“The vision is that the bracelet would provide equitable treatment for people with FASD in their time of need,” she said.

The pilot program launched in November 2015 in northern Ontario, and so far 79 people have registered to wear the bracelet. When first responders — whether police, paramedics, or nurses — see the bracelet, they’ll be able to access MedicAlert’s database, which will provide patient details and connect them with family or friends.

“I think many of my officers, like myself, had no idea that it’s a spectrum and there are strategies you can use to have a discussion with these folks,” said John Syrette, chief of the Anishinabek Police Service, which covers part of the area the pilot encompasses.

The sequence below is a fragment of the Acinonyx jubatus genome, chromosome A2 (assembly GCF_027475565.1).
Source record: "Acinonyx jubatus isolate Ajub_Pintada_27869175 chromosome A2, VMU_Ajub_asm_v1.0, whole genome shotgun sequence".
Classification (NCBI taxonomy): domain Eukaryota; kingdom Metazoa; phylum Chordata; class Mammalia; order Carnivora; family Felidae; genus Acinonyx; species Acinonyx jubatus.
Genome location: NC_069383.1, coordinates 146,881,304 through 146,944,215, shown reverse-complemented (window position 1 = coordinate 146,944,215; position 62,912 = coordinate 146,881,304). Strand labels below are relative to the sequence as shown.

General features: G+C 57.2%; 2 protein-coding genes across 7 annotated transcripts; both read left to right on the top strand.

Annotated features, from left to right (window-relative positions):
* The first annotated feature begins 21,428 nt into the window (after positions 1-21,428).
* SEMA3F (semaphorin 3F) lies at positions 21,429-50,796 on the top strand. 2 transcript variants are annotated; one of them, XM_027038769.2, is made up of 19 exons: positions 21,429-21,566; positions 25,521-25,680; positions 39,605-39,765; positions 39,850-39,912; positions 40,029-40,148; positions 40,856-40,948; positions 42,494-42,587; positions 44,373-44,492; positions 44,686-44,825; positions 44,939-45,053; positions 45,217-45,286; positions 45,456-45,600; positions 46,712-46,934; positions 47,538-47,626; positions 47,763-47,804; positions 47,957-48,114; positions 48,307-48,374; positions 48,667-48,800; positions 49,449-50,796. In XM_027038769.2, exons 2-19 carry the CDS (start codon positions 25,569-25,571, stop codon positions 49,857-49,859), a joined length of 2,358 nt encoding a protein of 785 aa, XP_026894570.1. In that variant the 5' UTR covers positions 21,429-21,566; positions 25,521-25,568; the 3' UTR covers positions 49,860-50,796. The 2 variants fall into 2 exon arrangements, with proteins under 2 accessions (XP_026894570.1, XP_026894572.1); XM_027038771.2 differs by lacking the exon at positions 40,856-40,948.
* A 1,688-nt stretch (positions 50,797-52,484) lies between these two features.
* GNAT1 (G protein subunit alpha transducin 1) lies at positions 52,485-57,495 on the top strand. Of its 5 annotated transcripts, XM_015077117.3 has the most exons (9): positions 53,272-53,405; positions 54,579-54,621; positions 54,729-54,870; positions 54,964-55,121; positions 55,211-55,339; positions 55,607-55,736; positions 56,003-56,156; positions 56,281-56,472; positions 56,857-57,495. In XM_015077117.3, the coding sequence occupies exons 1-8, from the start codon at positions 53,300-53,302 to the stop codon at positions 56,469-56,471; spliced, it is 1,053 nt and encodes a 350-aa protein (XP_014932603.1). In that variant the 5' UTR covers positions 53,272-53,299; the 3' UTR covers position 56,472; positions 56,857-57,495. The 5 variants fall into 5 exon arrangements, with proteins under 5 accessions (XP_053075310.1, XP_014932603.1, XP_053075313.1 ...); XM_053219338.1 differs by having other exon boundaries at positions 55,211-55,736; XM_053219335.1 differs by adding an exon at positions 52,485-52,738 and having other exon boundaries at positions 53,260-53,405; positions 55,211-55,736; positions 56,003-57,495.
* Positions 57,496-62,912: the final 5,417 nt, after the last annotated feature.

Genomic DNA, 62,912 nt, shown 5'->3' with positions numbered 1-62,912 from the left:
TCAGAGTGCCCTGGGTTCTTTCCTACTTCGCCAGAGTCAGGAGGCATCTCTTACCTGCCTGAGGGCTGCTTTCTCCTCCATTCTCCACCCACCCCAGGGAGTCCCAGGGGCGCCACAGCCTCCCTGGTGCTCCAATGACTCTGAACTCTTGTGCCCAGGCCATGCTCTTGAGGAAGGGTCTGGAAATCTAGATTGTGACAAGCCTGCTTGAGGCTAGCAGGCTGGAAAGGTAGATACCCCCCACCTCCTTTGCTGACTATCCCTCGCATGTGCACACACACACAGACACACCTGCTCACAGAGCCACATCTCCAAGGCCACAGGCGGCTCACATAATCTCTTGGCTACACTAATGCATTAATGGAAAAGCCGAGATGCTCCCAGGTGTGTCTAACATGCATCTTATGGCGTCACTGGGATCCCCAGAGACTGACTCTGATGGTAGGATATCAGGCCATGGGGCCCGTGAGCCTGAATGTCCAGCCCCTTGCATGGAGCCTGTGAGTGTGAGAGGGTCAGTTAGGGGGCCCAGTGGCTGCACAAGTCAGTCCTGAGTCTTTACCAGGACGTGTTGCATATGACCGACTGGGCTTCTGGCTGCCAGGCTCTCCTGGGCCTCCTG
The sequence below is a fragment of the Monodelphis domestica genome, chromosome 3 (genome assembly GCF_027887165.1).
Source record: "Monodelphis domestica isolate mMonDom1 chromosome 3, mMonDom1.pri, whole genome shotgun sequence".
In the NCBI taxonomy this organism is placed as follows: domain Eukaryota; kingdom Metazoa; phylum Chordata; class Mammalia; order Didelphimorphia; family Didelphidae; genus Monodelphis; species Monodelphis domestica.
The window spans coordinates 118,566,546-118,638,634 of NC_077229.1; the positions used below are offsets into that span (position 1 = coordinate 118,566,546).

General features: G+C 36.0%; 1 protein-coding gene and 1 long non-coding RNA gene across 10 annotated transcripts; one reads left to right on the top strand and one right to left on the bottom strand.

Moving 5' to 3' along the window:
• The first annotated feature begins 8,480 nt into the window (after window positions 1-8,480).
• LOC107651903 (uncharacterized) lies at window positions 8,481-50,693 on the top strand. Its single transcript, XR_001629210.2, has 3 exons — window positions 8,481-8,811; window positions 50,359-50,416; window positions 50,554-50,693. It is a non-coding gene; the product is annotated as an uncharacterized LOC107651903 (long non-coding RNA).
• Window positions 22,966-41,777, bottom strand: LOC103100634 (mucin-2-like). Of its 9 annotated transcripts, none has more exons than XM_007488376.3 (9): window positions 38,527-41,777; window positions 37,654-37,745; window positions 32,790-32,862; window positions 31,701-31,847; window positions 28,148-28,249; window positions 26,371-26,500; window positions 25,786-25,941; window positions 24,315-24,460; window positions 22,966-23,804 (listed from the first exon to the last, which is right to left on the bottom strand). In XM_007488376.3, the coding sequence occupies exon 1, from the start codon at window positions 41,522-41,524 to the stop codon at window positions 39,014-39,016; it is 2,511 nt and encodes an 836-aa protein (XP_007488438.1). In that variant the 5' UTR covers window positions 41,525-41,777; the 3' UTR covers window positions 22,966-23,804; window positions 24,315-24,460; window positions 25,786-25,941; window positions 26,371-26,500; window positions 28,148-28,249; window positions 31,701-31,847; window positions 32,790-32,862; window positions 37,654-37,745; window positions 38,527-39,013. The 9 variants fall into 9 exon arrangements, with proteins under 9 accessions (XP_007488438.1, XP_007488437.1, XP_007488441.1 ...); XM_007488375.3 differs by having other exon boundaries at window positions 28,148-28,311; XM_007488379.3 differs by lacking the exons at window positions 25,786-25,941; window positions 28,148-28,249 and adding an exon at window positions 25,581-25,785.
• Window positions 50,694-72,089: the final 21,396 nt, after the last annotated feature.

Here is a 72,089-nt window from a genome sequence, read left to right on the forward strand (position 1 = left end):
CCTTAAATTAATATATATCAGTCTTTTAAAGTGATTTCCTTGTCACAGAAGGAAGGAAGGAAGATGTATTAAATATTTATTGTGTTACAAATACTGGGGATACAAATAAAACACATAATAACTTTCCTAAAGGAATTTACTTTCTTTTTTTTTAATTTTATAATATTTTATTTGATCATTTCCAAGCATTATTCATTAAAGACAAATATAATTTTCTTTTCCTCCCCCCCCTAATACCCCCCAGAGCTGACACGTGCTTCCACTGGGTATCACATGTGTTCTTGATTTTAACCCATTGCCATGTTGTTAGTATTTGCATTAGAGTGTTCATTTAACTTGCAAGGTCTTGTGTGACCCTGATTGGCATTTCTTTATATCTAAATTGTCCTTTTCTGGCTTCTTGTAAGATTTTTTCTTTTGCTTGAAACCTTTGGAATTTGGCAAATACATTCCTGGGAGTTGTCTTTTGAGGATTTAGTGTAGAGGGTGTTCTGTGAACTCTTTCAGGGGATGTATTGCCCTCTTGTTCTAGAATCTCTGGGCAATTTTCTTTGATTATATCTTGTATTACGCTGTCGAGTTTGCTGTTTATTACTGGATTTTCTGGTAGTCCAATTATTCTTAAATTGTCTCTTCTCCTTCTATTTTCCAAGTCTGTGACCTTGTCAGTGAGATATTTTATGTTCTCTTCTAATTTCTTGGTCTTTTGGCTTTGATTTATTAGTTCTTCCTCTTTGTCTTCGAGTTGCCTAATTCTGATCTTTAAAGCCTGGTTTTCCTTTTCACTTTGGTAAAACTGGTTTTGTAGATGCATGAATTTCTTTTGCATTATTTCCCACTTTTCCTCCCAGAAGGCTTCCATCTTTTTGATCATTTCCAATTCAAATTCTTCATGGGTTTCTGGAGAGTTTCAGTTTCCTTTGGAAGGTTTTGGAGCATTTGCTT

As part of the program, Syrette and his officers learned what FASD is and what the bracelet signifies. Syrette says his force also learned strategies for dealing with people on the spectrum.

“I hope officers will see this bracelet and think, I have to step back for a second and review my approach, because typically you are trying to take control of a situation and you are trying to bring closure as quickly as possible,” he said. “That’s probably not going to assist this person right now.”

After police got in touch with Sinclair’s contacts through MedicAlert, they took him to his friend’s house, where he was able to settle down — and thereby avoid a stay in the psychiatric centre and criminal charges.

“My best friend of 13 years listens to me talk, and I make better decisions based off of it,” Sinclair said. “He understands me completely.”